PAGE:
Furthermore, one of the main roles of the Kohanim and the Levites was to encourage military service, since in addition to the Kohen Ha-Gadol (high priest) who was responsible for the work of the Temple, another Kohen was appointed whose role was to encourage the warriors of Israel, and he was called the “Kohen Mashuach Milchama” (a Kohen who is anointed for purposes of war) (Deuteronomy 20:2-4). With him were other Kohanim and Levites who accompanied all the soldiers in Israel to their camps, and their job was to encourage the soldiers by blowing trumpets and saying words of encouragement, as a rabbinical and educational corps. They also served as military police, since it was the Levites who served as policemen, who dismissed from the camp those entitled, and punished those who evaded the campaign (Mishnah Sotah 8:6).

Rabbi Haim Druckman ztz’l

This week we attended the funeral of Rabbi Haim Druckman ztz”l, who in his life fulfilled the mitzvah “You shall love the Lord your God with all your heart”, both in the simple sense, and also in the sense of what our Sages said: “That you shall make the name of Heaven beloved, in that he should read Torah, and learn Mishna, and serve Torah scholars, and he should be pleasant with people in his business transactions. What do people say about such a person? Fortunate is his father who taught him Torah, fortunate is his teacher who taught him Torah, woe to the people who have not studied Torah. So-and-so, who taught him Torah, see how pleasant are his ways, how proper are his deeds. The verse states about him and others like him: “You are My servant, Israel, in whom I will be glorified” (Yoma 86a).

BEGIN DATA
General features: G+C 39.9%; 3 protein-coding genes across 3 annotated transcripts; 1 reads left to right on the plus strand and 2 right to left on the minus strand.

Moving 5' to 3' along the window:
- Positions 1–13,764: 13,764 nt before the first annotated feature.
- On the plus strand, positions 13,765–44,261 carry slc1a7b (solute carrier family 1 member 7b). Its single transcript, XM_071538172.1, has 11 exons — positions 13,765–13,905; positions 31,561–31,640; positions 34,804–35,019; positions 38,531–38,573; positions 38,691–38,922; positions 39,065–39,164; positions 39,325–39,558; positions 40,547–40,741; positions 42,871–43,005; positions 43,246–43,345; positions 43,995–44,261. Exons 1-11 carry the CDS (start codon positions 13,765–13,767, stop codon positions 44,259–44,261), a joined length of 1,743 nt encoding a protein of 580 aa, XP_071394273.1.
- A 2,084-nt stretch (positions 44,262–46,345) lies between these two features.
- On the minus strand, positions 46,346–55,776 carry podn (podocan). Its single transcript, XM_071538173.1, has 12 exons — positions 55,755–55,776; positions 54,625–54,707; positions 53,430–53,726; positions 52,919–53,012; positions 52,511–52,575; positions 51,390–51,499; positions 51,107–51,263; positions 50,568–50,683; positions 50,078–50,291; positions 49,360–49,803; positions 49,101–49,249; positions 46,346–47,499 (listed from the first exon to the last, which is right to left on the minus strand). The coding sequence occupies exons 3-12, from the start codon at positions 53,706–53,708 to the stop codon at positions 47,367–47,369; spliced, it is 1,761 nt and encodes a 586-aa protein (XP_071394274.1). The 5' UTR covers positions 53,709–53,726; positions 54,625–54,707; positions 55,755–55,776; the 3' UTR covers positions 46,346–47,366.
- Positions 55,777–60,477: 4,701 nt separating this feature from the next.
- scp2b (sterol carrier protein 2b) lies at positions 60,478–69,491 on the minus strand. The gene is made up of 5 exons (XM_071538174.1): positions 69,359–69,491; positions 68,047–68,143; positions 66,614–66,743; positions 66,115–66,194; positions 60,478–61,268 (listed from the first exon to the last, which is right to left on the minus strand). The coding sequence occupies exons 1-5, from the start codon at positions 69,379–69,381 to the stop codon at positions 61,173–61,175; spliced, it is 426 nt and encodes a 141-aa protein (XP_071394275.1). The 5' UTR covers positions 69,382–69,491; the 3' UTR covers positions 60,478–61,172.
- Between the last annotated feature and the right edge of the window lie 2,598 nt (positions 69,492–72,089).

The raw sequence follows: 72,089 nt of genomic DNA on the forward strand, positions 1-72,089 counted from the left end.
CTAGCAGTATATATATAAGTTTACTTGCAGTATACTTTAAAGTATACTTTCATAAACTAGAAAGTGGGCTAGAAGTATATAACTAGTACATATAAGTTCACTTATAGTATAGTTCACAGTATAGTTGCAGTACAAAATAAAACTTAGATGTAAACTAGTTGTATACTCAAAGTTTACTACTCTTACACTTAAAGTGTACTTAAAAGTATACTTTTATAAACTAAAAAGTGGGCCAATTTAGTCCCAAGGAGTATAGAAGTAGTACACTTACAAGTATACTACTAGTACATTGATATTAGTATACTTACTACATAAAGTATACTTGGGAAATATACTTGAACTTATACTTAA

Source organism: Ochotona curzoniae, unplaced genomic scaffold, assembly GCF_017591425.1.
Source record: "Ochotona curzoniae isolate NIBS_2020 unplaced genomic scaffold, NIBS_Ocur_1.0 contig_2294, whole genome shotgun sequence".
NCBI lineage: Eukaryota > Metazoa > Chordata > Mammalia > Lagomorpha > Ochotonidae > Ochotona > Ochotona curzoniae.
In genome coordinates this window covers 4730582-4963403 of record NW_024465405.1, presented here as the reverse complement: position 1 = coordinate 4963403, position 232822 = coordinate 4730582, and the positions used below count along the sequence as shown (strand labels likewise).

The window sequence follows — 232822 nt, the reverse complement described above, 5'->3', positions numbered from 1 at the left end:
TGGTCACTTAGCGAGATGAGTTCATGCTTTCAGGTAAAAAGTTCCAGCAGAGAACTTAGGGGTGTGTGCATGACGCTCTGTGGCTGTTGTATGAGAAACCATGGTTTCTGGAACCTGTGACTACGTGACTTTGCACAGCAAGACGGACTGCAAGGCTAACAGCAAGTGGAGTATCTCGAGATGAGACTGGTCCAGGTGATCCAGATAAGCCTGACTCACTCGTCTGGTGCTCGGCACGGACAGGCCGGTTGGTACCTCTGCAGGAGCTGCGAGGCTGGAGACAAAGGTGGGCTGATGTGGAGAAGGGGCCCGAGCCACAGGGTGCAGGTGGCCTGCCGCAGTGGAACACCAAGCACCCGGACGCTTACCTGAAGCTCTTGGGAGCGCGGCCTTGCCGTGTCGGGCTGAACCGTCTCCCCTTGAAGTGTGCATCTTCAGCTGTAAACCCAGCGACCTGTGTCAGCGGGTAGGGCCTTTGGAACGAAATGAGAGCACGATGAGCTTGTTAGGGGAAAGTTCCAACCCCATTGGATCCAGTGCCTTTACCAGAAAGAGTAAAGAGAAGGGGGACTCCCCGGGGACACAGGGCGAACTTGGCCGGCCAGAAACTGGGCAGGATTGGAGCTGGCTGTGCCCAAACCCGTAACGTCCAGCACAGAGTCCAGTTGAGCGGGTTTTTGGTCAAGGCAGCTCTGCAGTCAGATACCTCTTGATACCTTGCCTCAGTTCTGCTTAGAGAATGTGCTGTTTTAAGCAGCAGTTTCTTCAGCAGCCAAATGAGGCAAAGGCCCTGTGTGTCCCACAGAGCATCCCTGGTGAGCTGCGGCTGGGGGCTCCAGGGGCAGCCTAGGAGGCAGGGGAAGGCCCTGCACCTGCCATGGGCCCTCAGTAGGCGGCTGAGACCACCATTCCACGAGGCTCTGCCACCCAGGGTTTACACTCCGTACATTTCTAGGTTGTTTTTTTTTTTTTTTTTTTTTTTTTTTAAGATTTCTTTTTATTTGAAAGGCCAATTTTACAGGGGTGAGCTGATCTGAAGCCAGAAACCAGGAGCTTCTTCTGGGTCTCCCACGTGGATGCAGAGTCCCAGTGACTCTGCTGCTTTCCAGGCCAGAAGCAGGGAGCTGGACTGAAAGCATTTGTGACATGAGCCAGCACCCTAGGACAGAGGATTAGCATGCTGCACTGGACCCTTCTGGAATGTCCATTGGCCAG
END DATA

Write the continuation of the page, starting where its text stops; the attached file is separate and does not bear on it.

In addition to his special leadership and outstanding devotion, Rabbi Haim Druckman ztz”l was the beloved and faithful student of our teacher and mentor Rabbi Tzvi Yehuda. Like him, he explained and repeated to his students, the necessity of studying Torah in the name of all of Israel, and for the sake of all of Israel. And that the Second Temple was destroyed because the Torah scholars did not recite the initial blessing over the Torah, in other words, they did not learn out of faith in God “Who chose us from all the nations” and from that “gave us His Torah”. As a continuation of this, he taught that true Talmidei Chachamim should be the first to understand the magnitude of the mitzvah in military service, and the magnitude of the mitzvah to settle the Land of Israel  and engage in its development from a scientific, social, and economic point of view. Talmidei Chachamim should increase shalom (peace) in the world, because shalom expresses the divine idea that unites all parts of Am Yisrael, and the goodness and truth in all views.

The “Basic Law of Torah Study” is intended to raise Talmidei Chachamim like the example of Rabbi Haim Druckman ztz”l.

This article appears in the ‘Besheva’ newspaper and was translated from Hebrew.